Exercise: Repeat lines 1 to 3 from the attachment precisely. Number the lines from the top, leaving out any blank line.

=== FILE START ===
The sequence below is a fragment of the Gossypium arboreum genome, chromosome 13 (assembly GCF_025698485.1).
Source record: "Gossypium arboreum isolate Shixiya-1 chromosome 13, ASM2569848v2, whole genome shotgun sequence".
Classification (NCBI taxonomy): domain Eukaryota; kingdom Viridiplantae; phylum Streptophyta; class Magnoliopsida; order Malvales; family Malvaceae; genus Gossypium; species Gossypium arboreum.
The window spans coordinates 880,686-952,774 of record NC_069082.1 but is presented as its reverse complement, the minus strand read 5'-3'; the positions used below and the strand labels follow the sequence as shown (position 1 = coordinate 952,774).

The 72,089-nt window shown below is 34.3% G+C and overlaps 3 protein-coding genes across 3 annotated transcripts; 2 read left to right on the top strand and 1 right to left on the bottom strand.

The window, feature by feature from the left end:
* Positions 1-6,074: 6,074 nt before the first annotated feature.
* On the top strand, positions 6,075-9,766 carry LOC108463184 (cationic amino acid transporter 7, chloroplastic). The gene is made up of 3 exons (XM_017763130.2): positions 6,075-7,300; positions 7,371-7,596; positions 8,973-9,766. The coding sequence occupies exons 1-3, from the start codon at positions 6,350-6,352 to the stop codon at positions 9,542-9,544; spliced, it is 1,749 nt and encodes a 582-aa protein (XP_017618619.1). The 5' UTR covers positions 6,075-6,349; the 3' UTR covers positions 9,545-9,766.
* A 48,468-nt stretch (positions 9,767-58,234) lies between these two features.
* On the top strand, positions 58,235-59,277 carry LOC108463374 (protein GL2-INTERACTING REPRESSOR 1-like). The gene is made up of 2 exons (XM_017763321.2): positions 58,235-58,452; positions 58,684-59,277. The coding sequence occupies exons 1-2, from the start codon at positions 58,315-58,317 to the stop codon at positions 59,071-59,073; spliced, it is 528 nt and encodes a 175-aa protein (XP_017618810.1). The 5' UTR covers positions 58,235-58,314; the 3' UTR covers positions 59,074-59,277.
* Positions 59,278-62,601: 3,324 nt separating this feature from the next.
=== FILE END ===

The sequence below is a fragment of the Gossypium arboreum genome, chromosome 13 (assembly GCF_025698485.1).
Source record: "Gossypium arboreum isolate Shixiya-1 chromosome 13, ASM2569848v2, whole genome shotgun sequence".
Classification (NCBI taxonomy): domain Eukaryota; kingdom Viridiplantae; phylum Streptophyta; class Magnoliopsida; order Malvales; family Malvaceae; genus Gossypium; species Gossypium arboreum.